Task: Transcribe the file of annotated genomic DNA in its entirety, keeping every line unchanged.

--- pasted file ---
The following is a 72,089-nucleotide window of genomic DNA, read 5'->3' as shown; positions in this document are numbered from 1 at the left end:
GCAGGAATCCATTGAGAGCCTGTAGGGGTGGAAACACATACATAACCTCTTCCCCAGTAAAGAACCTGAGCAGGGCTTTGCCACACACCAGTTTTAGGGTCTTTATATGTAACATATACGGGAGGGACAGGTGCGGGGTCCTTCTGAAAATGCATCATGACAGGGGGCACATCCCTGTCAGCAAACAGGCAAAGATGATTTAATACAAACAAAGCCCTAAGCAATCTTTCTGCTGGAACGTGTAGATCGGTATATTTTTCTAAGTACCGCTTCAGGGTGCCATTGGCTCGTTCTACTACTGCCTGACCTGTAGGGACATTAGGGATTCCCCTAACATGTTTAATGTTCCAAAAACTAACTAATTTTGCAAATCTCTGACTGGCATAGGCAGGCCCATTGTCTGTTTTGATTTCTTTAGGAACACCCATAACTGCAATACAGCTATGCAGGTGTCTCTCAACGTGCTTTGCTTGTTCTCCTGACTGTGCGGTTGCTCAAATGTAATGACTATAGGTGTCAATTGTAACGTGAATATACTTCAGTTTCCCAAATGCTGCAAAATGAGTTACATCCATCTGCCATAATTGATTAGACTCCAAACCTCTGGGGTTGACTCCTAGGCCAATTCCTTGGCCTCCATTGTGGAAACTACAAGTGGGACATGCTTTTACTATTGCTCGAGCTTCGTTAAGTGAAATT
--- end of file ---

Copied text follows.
The following is a 72,089-nucleotide window of genomic DNA, read 5'->3' as shown; positions in this document are numbered from 1 at the left end:
GCAGGAATCCATTGAGAGCCTGTAGGGGTGGAAACACATACATAACCTCTTCCCCAGTAAAGAACCTGAGCAGGGCTTTGCCACACACCAGTTTTAGGGTCTTTATATGTAACATATACGGGAGGGACAGGTGCGGGGTCCTTCTGAAAATGCATCATGACAGGGGGCACATCCCTGTCAGCAAACAGGCAAAGATGATTTAATACAAACAAAGCCCTAAGCAATCTTTCTGCTGGAACGTGTAGATCGGTATATTTTTCTAAGTACCGCTTCAGGGTGCCATTGGCTCGTTCTACTACTGCCTGACCTGTAGGGACATTAGGGATTCCCCTAACATGTTTAATGTTCCAAAAACTAACTAATTTTGCAAATCTCTGACTGGCATAGGCAGGCCCATTGTCTGTTTTGATTTCTTTAGGAACACCCATAACTGCAATACAGCTATGCAGGTGTCTCTCAACGTGCTTTGCTTGTTCTCCTGACTGTGCGGTTGCTCAAATGTAATGACTATAGGTGTCAATTGTAACGTGAATATACTTCAGTTTCCCAAATGCTGCAAAATGAGTTACATCCATCTGCCATAATTGATTAGACTCCAAACCTCTGGGGTTGACTCCTAGGCCAATTCCTTGGCCTCCATTGTGGAAACTACAAGTGGGACATGCTTTTACTATTGCTCGAGCTTCGTTAAGTGAAATT